Zack Gelof doesn’t profile as a boom-or-bust prospect. Coming off of a season that saw him reach Triple-A at age 22, the University of Virginia product is a near lock to perform on the big stage — not as a headliner, but rather as a solid contributor to a lineup that is currently patched together with Band Aids. The low-budget Oakland Athletics need all the help they can get, so getting Gelof — ditto the higher-ceilinged Tyler Soderstrom — to the big leagues is an organizational priority.
Drafted 60th overall in 2021, Gelof slashed .270/.352/.463 with 18 home runs this past season, with the bulk of his action coming with Double-A Midland. The right-handed-hitting infielder added three more homers in the Arizona Fall League, and it is his power potential that most stands out for our lead prospect analyst. When I asked Eric Longenhagen for a snapshot scouting report on Gelof, he told me that “it is definitely a power-over-hit profile at this point,” adding that while his 70% contact rate wasn’t great, his “peak power and barrel rates were very encouraging.”
When I asked Gelof for a self-scouting report, he chose not to cite specific strengths, but rather his all-around skillset and desire to get better.
“I’d say I’m a really athletic infielder who likes to compete,” the Delaware native told me during his stint in the AFL. “But I try not to think about who I am and what people scout me to be. I just worry about working on basically every area that I can. I want to perform on the field and be the best player that I can be.”
Asked if he feels he’s better with the bat or with the glove, Gelof said that while he considers offense a strength, he’s also improving defensively. Drafted as a third baseman and transitioned to second base this past season, Gelof is no wizard with the glove, but he is proving to be proficient at a middle infield position. That’s not exactly a surprise. Like most of his pro-ball contemporaries — the fellowship of infielders, so to speak — he grew up playing short. And a former A’s infielder — the team’s primary shortstop from 2004 to ’08 — is playing a meaningful role in the youngster’s defensive development.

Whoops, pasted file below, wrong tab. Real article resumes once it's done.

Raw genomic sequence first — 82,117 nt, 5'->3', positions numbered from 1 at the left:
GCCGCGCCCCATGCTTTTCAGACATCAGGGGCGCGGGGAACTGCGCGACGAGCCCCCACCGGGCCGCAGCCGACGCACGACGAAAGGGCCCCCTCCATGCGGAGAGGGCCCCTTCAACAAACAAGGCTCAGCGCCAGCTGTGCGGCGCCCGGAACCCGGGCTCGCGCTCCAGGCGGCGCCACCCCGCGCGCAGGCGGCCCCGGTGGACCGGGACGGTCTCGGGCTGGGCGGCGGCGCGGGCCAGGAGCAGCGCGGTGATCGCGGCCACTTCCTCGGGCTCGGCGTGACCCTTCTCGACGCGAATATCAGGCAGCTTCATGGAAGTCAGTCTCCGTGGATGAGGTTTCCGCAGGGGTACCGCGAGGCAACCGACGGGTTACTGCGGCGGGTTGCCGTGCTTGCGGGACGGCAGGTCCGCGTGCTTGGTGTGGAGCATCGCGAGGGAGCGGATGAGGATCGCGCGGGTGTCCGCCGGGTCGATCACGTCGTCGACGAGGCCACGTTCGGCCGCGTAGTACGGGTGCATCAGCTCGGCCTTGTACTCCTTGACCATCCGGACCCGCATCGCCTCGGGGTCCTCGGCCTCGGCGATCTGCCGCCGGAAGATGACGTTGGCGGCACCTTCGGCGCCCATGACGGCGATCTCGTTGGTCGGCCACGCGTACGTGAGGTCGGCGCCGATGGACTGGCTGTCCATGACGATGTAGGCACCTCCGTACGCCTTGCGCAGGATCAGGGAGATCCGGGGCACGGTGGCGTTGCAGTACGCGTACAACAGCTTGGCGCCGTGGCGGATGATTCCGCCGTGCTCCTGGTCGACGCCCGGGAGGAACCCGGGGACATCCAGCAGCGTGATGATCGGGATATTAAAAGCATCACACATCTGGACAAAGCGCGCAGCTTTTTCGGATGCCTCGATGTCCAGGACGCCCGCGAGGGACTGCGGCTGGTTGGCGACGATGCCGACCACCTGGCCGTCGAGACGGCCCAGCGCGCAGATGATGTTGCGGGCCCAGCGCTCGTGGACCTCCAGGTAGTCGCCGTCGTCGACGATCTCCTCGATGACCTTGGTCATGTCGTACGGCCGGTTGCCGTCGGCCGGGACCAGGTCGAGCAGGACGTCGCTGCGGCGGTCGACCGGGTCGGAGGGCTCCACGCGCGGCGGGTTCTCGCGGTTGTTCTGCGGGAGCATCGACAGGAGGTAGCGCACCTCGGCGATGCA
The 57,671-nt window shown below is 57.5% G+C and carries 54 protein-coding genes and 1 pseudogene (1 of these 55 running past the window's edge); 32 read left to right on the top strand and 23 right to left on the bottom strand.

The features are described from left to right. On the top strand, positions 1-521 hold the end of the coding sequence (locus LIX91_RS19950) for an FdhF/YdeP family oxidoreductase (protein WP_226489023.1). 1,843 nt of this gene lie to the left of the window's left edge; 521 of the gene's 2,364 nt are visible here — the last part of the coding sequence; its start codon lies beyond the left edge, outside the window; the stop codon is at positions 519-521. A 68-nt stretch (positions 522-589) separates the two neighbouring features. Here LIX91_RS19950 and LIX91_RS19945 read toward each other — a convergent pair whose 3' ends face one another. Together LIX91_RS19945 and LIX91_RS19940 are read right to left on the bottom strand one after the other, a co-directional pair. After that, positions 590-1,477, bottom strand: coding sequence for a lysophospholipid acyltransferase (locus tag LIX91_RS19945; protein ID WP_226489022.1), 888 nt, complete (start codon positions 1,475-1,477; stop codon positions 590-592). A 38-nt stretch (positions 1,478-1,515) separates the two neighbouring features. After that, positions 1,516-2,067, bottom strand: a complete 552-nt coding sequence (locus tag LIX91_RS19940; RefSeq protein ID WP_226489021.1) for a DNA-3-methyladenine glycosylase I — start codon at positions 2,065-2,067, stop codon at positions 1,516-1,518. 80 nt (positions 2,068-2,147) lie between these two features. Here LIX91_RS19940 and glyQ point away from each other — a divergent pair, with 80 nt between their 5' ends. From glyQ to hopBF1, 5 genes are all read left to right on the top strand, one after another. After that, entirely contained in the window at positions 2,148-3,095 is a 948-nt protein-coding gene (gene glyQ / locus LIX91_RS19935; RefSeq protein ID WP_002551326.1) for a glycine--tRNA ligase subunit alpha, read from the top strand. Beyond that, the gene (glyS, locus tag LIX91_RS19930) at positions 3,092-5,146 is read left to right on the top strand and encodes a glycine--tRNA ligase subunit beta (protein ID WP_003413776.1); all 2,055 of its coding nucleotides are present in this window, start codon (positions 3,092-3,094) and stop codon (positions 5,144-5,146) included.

“Our manager here, Bobby Crosby, played multiple years as a big-league infielder, so I talk to him a lot,” explained Gelof, who took an unexpected journey to the injured list midway through last season due to a sublexed left shoulder. “I was with him in Midland, too — he was our manager there — and he’s given me a lot of help with the move. A lot of it is simplifying actions on things like double-play feeds, double-play turns. Other than that, it’s really just making sure that your hands are working with your feet, which is what every infielder should do.”
His approach to battling pitchers is similarly simple.
“I like to study hitting, but in the end, I’m more of a feel-over-technology guy,” explained Gelof, whose trip to the IL cost him roughly six weeks. “I just try to keep finding ways to improve and ultimately be a tough out at the plate. I’m going to be working on stuff in the cage and having a good process, but when it gets to game time, I’m going to be competing in the box. It’s me versus the pitcher.”
Gelof’s emerging power — he went over the wall just 16 times in three collegiate seasons — is due in part to his load. Asked about adjustments, he said that developing more of a weight shift has allowed him to do more damage. His leg lift has become a bit higher, although that is mostly happenstance and not by design. Ditto that he’s begun catching more pitches out front.
“It’s not something I’m consciously trying to do,” Faith said. “But when you really get a ball, it’s like, ‘Oh, that’s it,’ so maybe I’ve kind of moved out front a little bit more. At the same time, I never want to take away what I can do to the opposite field. I want to continue to be a hitter who is gap to gap, foul pole to foul pole, and hitting line drives all over the park. If home runs happen, they happen. I just want to be known as a tough out.”
Gelof won’t need to produce light-tower power to chase a ring while wearing an Oakland uniform, but he will have to emerge as the tough out he aspires to be. Again, he doesn’t profile as star — Eric gave him a 45+ FV — but rather as another brick in the wall within a big league lineup. Given the state of the rebuilding A’s, he should be a part of that foundation in the very near future.